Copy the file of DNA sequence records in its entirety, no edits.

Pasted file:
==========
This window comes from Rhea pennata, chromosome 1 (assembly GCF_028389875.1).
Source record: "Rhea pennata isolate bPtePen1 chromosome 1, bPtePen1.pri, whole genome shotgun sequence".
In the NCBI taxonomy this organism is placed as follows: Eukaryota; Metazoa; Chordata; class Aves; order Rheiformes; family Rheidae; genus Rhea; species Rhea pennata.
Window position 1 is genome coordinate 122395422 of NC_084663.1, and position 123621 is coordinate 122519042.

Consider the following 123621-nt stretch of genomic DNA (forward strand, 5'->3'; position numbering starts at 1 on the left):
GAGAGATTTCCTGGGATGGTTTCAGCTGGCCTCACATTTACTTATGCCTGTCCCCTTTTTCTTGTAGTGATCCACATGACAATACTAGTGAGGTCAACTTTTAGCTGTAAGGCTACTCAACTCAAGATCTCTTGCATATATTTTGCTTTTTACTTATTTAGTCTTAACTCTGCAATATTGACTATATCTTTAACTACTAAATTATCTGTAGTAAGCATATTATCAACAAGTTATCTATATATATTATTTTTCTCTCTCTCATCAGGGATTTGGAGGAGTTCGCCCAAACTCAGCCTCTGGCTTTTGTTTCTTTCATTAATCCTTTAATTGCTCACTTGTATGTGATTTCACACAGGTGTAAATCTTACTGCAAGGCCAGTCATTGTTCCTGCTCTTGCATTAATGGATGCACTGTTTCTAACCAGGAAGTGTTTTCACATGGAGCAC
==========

This window comes from Rhea pennata, chromosome 1 (assembly GCF_028389875.1).
Source record: "Rhea pennata isolate bPtePen1 chromosome 1, bPtePen1.pri, whole genome shotgun sequence".
In the NCBI taxonomy this organism is placed as follows: Eukaryota; Metazoa; Chordata; class Aves; order Rheiformes; family Rheidae; genus Rhea; species Rhea pennata.
Window position 1 is genome coordinate 122395422 of NC_084663.1, and position 123621 is coordinate 122519042.

Consider the following 123621-nt stretch of genomic DNA (forward strand, 5'->3'; position numbering starts at 1 on the left):
GAGAGATTTCCTGGGATGGTTTCAGCTGGCCTCACATTTACTTATGCCTGTCCCCTTTTTCTTGTAGTGATCCACATGACAATACTAGTGAGGTCAACTTTTAGCTGTAAGGCTACTCAACTCAAGATCTCTTGCATATATTTTGCTTTTTACTTATTTAGTCTTAACTCTGCAATATTGACTATATCTTTAACTACTAAATTATCTGTAGTAAGCATATTATCAACAAGTTATCTATATATATTATTTTTCTCTCTCTCATCAGGGATTTGGAGGAGTTCGCCCAAACTCAGCCTCTGGCTTTTGTTTCTTTCATTAATCCTTTAATTGCTCACTTGTATGTGATTTCACACAGGTGTAAATCTTACTGCAAGGCCAGTCATTGTTCCTGCTCTTGCATTAATGGATGCACTGTTTCTAACCAGGAAGTGTTTTCACATGGAGCAC